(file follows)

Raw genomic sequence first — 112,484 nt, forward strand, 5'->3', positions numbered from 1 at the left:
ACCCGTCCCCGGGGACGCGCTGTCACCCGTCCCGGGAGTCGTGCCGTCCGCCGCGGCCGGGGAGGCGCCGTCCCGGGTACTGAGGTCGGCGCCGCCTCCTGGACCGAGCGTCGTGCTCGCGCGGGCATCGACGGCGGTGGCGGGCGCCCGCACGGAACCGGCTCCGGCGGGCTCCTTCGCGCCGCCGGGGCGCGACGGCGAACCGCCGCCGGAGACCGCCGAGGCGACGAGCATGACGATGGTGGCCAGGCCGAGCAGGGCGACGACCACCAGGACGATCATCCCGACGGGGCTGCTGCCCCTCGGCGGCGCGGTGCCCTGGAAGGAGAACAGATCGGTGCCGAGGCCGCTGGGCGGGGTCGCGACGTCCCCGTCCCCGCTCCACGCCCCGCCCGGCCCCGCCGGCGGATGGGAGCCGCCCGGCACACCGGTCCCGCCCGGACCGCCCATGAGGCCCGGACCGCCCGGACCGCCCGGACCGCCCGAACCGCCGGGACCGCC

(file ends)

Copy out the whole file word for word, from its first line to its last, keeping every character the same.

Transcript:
Raw genomic sequence first — 112,484 nt, forward strand, 5'->3', positions numbered from 1 at the left:
ACCCGTCCCCGGGGACGCGCTGTCACCCGTCCCGGGAGTCGTGCCGTCCGCCGCGGCCGGGGAGGCGCCGTCCCGGGTACTGAGGTCGGCGCCGCCTCCTGGACCGAGCGTCGTGCTCGCGCGGGCATCGACGGCGGTGGCGGGCGCCCGCACGGAACCGGCTCCGGCGGGCTCCTTCGCGCCGCCGGGGCGCGACGGCGAACCGCCGCCGGAGACCGCCGAGGCGACGAGCATGACGATGGTGGCCAGGCCGAGCAGGGCGACGACCACCAGGACGATCATCCCGACGGGGCTGCTGCCCCTCGGCGGCGCGGTGCCCTGGAAGGAGAACAGATCGGTGCCGAGGCCGCTGGGCGGGGTCGCGACGTCCCCGTCCCCGCTCCACGCCCCGCCCGGCCCCGCCGGCGGATGGGAGCCGCCCGGCACACCGGTCCCGCCCGGACCGCCCATGAGGCCCGGACCGCCCGGACCGCCCGGACCGCCCGAACCGCCGGGACCGCC